Two wizards conjure up a magic show
El Clásico may be big but Lionel Messi and Cristiano Ronaldo are simply bigger, writes SID LOWE
THE HOMAGE to Catalonia turned into a homage to Cristiano Messi and Lionel Ronaldo. They say that sport and politics should not mix but sport and politics do mix, especially when it comes to Real Madrid versus Barcelona. There may be no more political match on the planet and this Sunday was billed as the most political match of them all, certainly since 1975. Madrid-Barcelona, Gerard Pique admitted this week, has come to be seen as Spain-Catalonia, even if it shouldn’t. In the end, though, it was another match that captured the imagination: Messi versus Ronaldo.
On the day that Franco died, Joan Granados and Jaume Rosell picked up the bust of the dictator in an office at Camp Nou and began to throw it to each other across the room, laughing. The bust fell and smashed into pieces. Soon after, Barcelona faced Madrid and Camp Nou filled with hastily stitched senyeras – Catalan flags, still officially banned.
Jaume Rosell is the father of Sandro, the current president of Barcelona, the same man who recently attended a march on Catalonia’s national day, September 11th. Rosell insisted that he did so in a personal capacity. But, to a backdrop of economic crisis, failed negotiations over the fiscal pact between Barcelona and Madrid, the calling of elections and talk of a referendum on independence, this was set to be more then a game and the traditional pre-match mosaic, organised by the club, would be a senyera: 98,000 people holding up yellow and red cards.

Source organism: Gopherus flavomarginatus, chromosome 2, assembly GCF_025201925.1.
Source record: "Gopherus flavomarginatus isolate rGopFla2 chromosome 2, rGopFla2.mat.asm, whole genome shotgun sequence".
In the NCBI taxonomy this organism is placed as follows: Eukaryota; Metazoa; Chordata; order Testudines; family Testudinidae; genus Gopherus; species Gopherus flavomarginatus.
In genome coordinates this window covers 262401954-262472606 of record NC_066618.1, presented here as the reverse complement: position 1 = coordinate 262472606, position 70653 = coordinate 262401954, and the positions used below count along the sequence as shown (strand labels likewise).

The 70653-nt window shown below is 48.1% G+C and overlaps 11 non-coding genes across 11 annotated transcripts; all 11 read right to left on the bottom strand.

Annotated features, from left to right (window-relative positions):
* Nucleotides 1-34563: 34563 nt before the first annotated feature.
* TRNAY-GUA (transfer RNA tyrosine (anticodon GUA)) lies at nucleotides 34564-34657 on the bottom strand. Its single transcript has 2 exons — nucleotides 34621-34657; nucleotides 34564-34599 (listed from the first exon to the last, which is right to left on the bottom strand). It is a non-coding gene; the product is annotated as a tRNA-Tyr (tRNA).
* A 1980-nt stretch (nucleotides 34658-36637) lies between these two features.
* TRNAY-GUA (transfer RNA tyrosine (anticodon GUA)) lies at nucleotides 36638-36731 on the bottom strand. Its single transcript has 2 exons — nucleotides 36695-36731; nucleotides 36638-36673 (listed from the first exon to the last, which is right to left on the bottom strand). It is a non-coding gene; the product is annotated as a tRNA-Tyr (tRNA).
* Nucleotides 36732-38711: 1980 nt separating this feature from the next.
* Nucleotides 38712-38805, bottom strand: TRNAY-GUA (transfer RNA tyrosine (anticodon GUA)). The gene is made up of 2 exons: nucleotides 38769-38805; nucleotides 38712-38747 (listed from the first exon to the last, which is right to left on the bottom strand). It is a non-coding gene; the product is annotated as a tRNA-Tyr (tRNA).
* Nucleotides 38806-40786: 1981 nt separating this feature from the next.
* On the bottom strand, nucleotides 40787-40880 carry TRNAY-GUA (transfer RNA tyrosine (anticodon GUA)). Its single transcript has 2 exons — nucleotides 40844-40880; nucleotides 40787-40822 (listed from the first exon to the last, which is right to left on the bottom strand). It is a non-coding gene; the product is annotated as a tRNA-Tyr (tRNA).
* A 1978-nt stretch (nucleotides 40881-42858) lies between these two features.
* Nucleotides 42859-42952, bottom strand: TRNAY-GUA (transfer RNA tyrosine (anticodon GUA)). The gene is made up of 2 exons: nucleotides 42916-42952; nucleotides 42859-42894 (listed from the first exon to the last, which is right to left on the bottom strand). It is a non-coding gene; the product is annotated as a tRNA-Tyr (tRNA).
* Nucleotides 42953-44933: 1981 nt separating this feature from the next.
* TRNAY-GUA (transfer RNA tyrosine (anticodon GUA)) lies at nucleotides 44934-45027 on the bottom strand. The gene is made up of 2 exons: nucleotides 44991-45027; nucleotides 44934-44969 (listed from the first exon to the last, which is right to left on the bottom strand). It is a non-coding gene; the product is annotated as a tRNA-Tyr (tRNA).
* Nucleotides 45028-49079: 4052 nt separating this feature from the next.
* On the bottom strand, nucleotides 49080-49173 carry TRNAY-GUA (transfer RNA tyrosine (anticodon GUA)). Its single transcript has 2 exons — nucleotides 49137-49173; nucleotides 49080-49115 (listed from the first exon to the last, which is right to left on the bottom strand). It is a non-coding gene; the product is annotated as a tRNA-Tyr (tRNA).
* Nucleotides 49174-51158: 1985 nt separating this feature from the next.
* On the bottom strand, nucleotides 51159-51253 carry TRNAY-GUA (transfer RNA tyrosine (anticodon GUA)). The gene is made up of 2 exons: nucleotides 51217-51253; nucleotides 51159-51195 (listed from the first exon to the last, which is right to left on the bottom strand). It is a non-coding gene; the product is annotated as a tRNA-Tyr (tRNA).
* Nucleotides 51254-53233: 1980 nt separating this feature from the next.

It was going to be explosive in the stands. It was, as it turned out, much more explosive on the pitch. When the stadium clock ticked up to 17 minutes and 14 seconds, it began. The year 1714 was the end of the siege of Barcelona, when the city was defeated. Up went the chant from a large number of the fans in the stadium: “Independence! Independence!” The game hadn’t really got going yet; it was as if everyone was waiting to get that out of the way first. But then it did. And when it did, it turned into something special.
Not so much because of the game as a whole but because of two men. The gap between the two teams remained eight points and the gap between Barcelona and Atletico in second is now just goal difference. There were some impressive performances – from Sergio Busquets, Martin Montoya, and Pedro, Mesut Ozil, Pepe and Sami Khedira – and yet the final score and the sense of excitement concealed a game that created relatively few clear chances, no truly outstanding saves and occasionally, a strange sloppiness in the play.
It also disguised the fact that Barcelona have not reached their level, a side that builds its moves with patience and precision it is striking that one goal came from a mistake by Pepe and the other from a 25-yard free-kick. Real constructed both their goals, Barcelona did not. There was a sense on Sunday night of Madrid drawing close to Barcelona’s level.